She later called those remarks “ill-advised” said she regretted making them. “Judges should avoid commenting on a candidate for public office. In the future I will be more circumspect.” Ginsburg said in a written statement distributed by the court.

President Barack Obama hugs Ginsburg on Jan. 25, 2011, prior to delivering his State of the Union address. Also pictured, from left are, Chief Justice John G. Roberts Jr., and Justices Anthony M. Kennedy, Stephen G. Breyer and Sotomayor. (Pool/Pablo Martinez Monsivais/AP file photo)

Some liberal legal scholars criticized Ginsburg for not retiring when Obama was president and Democrats controlled the Senate, particularly because she had been treated for cancer in 1999 and 2009.

Those health issues had accelerated over the past two years. In December 2018, Ginsburg fell and fractured several ribs, and doctors found lung cancer that was removed surgically. In August 2019, Ginsburg underwent three weeks of radiation treatment for pancreatic cancer.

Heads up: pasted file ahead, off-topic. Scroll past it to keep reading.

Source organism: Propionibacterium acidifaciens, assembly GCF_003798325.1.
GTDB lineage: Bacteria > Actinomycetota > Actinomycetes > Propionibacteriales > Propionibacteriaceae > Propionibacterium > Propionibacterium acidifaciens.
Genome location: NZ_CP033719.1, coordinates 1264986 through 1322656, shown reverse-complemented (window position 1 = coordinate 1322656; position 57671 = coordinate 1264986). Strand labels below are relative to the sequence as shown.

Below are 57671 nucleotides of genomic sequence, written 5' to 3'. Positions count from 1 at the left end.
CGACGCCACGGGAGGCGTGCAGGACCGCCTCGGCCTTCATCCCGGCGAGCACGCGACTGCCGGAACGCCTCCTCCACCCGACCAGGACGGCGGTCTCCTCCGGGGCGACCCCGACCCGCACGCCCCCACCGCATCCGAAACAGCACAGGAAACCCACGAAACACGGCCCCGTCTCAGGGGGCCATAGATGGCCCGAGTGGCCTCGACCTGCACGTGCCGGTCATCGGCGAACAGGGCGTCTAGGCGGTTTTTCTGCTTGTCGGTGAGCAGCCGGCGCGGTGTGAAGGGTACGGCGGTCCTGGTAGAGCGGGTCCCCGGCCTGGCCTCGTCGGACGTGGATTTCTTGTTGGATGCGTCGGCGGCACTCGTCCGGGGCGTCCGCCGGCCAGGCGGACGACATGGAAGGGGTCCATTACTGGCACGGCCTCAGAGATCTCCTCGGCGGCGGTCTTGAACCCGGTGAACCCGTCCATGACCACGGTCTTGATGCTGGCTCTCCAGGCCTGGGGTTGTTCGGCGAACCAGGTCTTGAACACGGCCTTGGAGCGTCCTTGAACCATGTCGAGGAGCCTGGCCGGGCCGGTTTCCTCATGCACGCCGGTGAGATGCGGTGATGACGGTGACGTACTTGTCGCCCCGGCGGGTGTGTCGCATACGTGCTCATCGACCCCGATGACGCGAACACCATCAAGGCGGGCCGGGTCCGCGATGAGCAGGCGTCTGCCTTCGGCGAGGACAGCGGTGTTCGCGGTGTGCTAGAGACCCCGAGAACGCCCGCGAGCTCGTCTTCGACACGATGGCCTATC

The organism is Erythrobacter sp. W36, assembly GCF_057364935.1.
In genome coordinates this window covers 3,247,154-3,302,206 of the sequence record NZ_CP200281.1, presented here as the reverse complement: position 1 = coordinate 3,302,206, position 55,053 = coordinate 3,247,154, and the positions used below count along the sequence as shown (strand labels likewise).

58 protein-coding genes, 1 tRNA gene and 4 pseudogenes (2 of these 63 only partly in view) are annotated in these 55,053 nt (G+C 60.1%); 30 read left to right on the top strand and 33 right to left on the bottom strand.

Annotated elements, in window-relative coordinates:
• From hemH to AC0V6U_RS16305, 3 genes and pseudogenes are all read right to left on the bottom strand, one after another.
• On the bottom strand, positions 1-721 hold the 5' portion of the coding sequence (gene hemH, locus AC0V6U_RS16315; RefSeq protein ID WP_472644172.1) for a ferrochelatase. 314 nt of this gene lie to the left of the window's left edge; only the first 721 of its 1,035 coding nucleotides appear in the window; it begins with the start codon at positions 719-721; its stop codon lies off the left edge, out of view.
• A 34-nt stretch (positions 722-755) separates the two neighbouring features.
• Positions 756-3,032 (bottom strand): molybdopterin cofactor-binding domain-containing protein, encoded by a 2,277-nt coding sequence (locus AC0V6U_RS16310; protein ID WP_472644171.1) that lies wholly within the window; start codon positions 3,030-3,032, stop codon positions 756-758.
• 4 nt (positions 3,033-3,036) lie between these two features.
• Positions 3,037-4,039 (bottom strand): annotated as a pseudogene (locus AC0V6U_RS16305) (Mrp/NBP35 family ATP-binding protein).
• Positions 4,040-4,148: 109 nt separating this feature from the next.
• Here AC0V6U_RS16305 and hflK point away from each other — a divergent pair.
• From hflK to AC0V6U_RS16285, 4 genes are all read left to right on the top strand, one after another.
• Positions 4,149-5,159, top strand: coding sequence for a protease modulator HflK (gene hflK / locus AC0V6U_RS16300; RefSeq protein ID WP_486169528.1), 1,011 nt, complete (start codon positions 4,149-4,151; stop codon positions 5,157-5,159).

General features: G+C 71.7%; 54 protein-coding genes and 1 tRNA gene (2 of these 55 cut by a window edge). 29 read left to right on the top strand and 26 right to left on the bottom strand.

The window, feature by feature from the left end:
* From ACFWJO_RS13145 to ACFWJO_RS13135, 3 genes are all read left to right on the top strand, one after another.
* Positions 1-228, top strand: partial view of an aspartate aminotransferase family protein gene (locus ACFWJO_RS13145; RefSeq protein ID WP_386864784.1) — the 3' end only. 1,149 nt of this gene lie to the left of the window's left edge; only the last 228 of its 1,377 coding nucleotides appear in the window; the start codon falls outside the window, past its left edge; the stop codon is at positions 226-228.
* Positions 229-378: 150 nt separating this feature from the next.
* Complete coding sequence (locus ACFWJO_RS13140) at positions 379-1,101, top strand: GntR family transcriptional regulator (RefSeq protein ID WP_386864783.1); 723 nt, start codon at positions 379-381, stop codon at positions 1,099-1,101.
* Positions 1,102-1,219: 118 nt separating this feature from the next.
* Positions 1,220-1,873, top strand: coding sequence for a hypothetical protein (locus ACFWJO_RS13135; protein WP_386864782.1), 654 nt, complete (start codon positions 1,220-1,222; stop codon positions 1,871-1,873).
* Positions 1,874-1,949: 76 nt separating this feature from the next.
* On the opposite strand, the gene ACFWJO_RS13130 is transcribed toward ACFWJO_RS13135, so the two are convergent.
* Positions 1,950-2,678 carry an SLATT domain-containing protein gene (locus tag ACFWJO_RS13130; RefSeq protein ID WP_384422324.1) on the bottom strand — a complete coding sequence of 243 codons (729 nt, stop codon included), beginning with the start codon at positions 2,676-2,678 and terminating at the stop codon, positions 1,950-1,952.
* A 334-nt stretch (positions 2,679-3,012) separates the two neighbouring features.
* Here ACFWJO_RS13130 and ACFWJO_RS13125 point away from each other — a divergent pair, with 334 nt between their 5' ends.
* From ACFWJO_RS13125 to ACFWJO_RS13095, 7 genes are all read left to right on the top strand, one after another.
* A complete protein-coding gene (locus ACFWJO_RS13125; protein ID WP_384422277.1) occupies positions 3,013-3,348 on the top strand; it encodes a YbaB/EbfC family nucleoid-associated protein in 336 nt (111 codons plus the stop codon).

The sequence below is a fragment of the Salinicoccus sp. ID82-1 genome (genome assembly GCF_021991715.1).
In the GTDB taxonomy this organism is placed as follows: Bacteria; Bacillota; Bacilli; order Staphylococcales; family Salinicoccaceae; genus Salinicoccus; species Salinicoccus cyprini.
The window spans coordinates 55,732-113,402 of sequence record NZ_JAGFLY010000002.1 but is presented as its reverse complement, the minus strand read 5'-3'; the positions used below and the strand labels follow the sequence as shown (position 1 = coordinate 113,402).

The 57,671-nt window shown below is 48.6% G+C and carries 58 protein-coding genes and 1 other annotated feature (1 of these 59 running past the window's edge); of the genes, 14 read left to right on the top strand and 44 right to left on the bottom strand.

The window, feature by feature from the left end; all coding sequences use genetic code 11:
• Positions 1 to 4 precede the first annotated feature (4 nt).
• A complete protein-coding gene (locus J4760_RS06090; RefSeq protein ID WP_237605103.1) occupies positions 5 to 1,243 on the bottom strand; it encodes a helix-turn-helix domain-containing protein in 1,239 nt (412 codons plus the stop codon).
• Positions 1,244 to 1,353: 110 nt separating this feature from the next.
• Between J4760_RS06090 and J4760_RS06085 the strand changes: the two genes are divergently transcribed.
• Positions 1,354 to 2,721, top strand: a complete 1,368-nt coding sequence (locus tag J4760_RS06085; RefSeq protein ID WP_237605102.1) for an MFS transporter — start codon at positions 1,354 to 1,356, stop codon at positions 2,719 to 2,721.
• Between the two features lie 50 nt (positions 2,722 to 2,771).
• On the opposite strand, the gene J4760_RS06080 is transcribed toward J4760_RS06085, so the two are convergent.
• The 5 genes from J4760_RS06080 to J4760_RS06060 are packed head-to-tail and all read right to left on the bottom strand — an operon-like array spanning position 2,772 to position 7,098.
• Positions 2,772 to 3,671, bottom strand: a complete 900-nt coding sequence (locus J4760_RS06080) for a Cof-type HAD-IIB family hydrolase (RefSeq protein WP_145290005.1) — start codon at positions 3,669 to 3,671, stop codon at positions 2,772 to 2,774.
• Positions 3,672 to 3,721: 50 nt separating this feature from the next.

“As cancer survivors know, that dread disease is a challenge, and it helps to know that people are rooting for you. Now, it’s not universal,” Ginsburg said in New York City in September 2019, according to media accounts. But she said she would be on the job “as long as I’m healthy and mentally agile.”

On a July 2019 panel at Georgetown University, where she often appeared, a professor who studied Ginsburg’s work said that the justice’s rhetorical legacy reminded Americans that they too have a responsibility for changing the nation’s legal landscape.

Colorado State University professor Katie Gibson, said it was Ginsburg’s “sustained process of connecting legal argument to lived experience, her citation of non-legal voices as authorities, her calls for action outside of the court, activate a dialogue between the judiciary and the broader public that invites a broader range of actors to claim agency in shaping the meaning of the law.”